But I am sure Amma was a better caretaker of flowers than the President. She was a mother to them, tender, loving and nurturing. She would be seen in her garden throughout the day, watering her plants or talking to them or removing dead tissues from them. She would even meet visitors in the garden and they were all kinds. They came to request her auspicious presence at some function; to seek her help, her benign influence in money or kind. Amma never disappointed. In a way, she was the queen of Shaheen Bagh.

It was in 1996 that Amma moved into the neighborhood, which was not much of a neighborhood really in those days. It was low-lying land by the Yamuna used for cultivation by those living in nearby Jasola. The landscape constituted of tall grasses and fifty houses in all. And there were mosquitoes, swarms of them. Amma filled the land up to 7 feet of earth, like all those before her, and built the magnificent kothi. She managed to set up wire bundles and bamboo poles and sourced electricity illegally from the nearest neighborhood Abul Fazal Enclave Part One. Every time there was a raid, she paid a sum of twelve thousand rupees until electricity was legalized in 2005-6.

It was Amma’s efforts that facilities like drainage, installation of sewers and construction of roads happened around 2009. That was the time when my family moved into the area. With a second-hand furniture market that had sprung up by the Yamuna, the area was already beginning to fill up with people, in hordes. Owing to debts, my barber father had to close down the tiny shop he ran at Chandni Chowk, an old part of old Delhi. So we rehabilitated to Shaheen Bagh and began to stay on rent in a one-room flat in the building close to the shop where father now worked.

Shabana had once told me that the Yamuna used to be visible from Amma’s kothi. Though now the sight of the river was shielded by high rises with faulty foundations. In such haste the buildings were erected that hammering a nail into the wall for whatever purpose would have the cheap materials used crumble off the wall. With such buildings mushrooming all over the place, slowly all traces of land disappeared and one had to climb up to the terrace for a sight of the sky, Shabana said.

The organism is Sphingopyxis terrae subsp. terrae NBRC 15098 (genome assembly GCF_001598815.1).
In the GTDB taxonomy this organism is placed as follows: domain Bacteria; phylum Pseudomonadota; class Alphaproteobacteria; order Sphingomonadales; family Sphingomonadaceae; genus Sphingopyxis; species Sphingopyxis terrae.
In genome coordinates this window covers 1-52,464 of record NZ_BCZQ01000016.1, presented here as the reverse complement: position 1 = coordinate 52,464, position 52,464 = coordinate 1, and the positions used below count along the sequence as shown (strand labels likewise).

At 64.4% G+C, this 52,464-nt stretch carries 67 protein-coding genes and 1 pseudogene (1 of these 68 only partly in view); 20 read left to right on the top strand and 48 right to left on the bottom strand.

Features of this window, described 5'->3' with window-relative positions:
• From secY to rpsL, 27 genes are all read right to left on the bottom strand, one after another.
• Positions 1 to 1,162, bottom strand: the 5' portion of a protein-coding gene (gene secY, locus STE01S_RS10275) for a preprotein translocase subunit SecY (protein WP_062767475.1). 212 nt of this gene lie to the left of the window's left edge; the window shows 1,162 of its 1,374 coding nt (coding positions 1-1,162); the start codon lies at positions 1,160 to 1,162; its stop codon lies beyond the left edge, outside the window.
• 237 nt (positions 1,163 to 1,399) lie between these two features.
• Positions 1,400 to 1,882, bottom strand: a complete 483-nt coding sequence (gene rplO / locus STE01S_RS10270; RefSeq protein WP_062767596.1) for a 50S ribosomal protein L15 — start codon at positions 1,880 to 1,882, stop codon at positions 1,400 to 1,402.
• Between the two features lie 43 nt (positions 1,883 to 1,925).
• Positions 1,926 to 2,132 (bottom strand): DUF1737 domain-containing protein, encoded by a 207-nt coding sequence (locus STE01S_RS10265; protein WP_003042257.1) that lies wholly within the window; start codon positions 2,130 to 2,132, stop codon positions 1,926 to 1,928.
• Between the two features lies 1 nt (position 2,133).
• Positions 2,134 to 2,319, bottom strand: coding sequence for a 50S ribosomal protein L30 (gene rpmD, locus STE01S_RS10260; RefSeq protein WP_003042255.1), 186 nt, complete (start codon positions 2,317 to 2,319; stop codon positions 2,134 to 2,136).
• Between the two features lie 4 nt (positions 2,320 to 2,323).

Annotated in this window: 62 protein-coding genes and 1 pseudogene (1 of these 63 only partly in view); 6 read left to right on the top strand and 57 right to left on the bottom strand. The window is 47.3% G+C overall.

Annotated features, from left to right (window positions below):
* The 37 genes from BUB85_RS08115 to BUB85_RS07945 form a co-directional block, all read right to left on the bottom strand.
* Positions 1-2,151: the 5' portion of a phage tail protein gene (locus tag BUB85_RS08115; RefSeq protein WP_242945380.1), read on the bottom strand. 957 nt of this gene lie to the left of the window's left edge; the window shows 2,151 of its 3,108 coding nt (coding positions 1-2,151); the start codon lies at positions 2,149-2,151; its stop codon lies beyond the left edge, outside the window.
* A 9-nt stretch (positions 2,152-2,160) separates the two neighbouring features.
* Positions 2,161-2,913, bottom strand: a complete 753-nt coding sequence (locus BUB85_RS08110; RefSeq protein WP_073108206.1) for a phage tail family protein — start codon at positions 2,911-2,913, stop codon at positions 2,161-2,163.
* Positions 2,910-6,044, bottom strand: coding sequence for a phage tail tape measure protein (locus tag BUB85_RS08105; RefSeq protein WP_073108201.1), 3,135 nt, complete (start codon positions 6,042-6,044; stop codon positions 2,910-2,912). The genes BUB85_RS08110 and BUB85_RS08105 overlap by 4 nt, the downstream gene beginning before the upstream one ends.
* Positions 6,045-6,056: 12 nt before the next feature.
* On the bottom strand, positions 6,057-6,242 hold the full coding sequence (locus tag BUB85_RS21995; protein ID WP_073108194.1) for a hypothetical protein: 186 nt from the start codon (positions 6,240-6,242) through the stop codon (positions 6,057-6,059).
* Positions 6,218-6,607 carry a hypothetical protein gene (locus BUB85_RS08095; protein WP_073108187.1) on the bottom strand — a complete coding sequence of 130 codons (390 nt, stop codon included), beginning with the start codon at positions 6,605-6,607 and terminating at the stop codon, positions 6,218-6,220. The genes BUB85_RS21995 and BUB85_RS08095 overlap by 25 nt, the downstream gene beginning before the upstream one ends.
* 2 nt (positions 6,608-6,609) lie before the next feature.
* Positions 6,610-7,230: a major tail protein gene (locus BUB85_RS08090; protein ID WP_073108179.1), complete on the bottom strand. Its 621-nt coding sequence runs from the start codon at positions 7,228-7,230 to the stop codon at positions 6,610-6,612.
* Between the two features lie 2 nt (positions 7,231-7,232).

I had a chance meeting with Amma once; and it was weird. I was walking back home after my day’s chores at a household in Thokar 7. It was late in the evening. Usually my master or his wife, very good people both, would escort me home but that day the mistress was gravely ill and was being rushed to the hospital. So I had to walk home alone. As I was turning into the narrow gulley, the short cut that I always took, a shadow leapt up from somewhere and started small talk with me. He seemed to know my father, the man at whose house I was a domestic help, the number of siblings I had, etc. etc. and said that I could address him as “uncle”. Uncle offered to walk me home and said that he would show me a route that would take even lesser time to reach home. He also offered me chocolates. Gleefully I went along with him only to be stopped in some time by Amma. “Where are you taking the girl?” she barked. Uncle stuttered and stammered but no words came out of his mouth. Amma held me by the hand and left the stuttering and stammering man to himself. We walked the road in silence and when she shoved me into our room, she raised a finger and said sternly, “If you ever talk to a stranger again on the street, you will hear from me!” And with that, she stormed away. Her words played in my mind as the flesh in my hand, where she had gripped me, slowly turned purple.